From woodworking to soap making, many activities can be sources of income, but is it earned income, or hobby income?
If you haven’t turned a profit in three or more years, the IRS might say your business is a hobby. Making money alone isn’t enough for the IRS to consider you a business. You need to proactively demonstrate that your business is valid
If your business is considered a hobby by the IRS, you cannot deduct business losses and expenses on your tax return. And, you can only deduct your hobby expenses up to the amount of your hobby profit. Treating hobby tax as income tax, you could end up getting IRS penalties and have to pay back the deducted amounts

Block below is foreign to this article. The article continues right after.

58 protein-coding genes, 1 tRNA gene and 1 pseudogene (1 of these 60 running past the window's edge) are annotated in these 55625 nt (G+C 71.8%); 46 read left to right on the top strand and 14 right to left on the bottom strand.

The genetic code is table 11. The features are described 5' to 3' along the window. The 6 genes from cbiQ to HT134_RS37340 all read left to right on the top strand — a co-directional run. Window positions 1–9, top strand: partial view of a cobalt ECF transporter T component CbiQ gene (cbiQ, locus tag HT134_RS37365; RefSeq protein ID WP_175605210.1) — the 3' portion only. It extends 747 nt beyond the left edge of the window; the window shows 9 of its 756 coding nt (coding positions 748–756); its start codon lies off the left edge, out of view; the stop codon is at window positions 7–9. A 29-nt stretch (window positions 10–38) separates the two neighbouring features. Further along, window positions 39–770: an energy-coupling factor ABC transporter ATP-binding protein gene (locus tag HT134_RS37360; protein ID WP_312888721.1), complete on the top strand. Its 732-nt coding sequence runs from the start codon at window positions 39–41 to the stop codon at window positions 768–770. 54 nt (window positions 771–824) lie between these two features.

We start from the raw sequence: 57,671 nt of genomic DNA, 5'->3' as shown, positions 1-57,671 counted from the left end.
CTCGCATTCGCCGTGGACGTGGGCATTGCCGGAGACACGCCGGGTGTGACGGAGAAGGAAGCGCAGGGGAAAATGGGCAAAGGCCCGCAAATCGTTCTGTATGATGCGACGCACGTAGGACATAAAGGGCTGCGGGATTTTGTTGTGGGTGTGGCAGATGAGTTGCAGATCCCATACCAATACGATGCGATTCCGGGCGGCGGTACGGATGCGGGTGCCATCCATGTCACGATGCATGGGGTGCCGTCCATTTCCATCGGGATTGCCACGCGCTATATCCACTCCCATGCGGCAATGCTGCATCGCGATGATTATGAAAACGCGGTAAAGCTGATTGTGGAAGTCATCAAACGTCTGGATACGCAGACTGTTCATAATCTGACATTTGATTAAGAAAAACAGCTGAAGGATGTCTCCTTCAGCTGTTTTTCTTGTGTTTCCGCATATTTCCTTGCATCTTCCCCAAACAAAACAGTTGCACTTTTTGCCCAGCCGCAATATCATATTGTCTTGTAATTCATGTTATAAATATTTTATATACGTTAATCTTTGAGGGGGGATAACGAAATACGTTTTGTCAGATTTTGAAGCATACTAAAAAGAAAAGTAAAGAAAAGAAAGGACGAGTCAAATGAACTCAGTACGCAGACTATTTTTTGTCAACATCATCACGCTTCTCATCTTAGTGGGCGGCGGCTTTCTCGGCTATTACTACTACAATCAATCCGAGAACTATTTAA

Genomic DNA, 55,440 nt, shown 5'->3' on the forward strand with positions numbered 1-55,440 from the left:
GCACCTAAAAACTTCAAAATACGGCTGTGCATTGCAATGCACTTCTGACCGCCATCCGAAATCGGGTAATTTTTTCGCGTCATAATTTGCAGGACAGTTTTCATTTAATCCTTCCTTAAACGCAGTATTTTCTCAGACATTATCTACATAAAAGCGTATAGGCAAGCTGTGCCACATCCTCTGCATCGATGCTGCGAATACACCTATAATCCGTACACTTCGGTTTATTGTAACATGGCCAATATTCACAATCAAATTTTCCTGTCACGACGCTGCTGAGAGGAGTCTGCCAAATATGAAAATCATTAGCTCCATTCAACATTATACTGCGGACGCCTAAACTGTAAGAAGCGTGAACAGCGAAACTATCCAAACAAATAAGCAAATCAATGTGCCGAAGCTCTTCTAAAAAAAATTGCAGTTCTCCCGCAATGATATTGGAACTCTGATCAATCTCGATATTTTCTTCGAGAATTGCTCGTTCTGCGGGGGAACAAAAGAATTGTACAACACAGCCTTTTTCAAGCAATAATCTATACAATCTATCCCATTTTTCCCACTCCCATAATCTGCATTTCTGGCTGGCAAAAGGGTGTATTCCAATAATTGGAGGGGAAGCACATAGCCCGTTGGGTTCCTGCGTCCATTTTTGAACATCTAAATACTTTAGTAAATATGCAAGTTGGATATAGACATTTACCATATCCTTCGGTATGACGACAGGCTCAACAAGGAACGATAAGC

The usual way to determine if you business is in fact considered a business and not a hobby by the IRS to to make some kind of profit 3 out of the first 5 years in operation. There are no definite concrete lines that determine a hobby from a business, but making a profit can prove it’s a business.
Not all businesses make a profit the first few years, most companies turn no profit the first 3 years, and simply stop operation. If it is your first or 2nd year in business, worries about profit are not a huge considering factor, but you are expected to make more profit than loss by year 3.
Be sure you’re familiar with the tax implications at IRS below: